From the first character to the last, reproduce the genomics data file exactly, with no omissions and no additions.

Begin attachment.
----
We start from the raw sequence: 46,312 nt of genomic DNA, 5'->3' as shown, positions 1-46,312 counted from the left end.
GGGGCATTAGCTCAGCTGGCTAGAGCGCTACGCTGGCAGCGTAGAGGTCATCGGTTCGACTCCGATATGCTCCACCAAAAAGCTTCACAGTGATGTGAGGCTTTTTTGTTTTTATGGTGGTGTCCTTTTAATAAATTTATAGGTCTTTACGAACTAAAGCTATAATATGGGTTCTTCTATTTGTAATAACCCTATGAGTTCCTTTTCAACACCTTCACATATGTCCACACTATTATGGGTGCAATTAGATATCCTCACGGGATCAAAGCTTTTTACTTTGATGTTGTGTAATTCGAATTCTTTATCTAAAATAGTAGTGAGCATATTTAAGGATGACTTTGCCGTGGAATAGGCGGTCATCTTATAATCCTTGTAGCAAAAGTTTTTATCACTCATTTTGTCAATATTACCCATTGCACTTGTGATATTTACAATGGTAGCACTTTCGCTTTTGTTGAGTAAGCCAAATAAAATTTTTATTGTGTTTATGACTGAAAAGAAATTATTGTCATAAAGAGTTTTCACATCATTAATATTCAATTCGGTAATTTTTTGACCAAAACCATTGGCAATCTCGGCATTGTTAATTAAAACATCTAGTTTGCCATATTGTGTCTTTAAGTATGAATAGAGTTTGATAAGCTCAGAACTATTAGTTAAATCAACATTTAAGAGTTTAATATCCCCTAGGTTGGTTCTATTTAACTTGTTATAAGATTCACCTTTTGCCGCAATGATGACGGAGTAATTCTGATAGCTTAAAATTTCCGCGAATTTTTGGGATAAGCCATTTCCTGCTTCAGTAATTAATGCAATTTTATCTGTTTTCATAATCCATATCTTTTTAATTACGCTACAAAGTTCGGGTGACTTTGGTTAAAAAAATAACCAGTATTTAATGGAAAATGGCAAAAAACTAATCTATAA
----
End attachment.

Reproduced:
We start from the raw sequence: 46,312 nt of genomic DNA, 5'->3' as shown, positions 1-46,312 counted from the left end.
GGGGCATTAGCTCAGCTGGCTAGAGCGCTACGCTGGCAGCGTAGAGGTCATCGGTTCGACTCCGATATGCTCCACCAAAAAGCTTCACAGTGATGTGAGGCTTTTTTGTTTTTATGGTGGTGTCCTTTTAATAAATTTATAGGTCTTTACGAACTAAAGCTATAATATGGGTTCTTCTATTTGTAATAACCCTATGAGTTCCTTTTCAACACCTTCACATATGTCCACACTATTATGGGTGCAATTAGATATCCTCACGGGATCAAAGCTTTTTACTTTGATGTTGTGTAATTCGAATTCTTTATCTAAAATAGTAGTGAGCATATTTAAGGATGACTTTGCCGTGGAATAGGCGGTCATCTTATAATCCTTGTAGCAAAAGTTTTTATCACTCATTTTGTCAATATTACCCATTGCACTTGTGATATTTACAATGGTAGCACTTTCGCTTTTGTTGAGTAAGCCAAATAAAATTTTTATTGTGTTTATGACTGAAAAGAAATTATTGTCATAAAGAGTTTTCACATCATTAATATTCAATTCGGTAATTTTTTGACCAAAACCATTGGCAATCTCGGCATTGTTAATTAAAACATCTAGTTTGCCATATTGTGTCTTTAAGTATGAATAGAGTTTGATAAGCTCAGAACTATTAGTTAAATCAACATTTAAGAGTTTAATATCCCCTAGGTTGGTTCTATTTAACTTGTTATAAGATTCACCTTTTGCCGCAATGATGACGGAGTAATTCTGATAGCTTAAAATTTCCGCGAATTTTTGGGATAAGCCATTTCCTGCTTCAGTAATTAATGCAATTTTATCTGTTTTCATAATCCATATCTTTTTAATTACGCTACAAAGTTCGGGTGACTTTGGTTAAAAAAATAACCAGTATTTAATGGAAAATGGCAAAAAACTAATCTATAA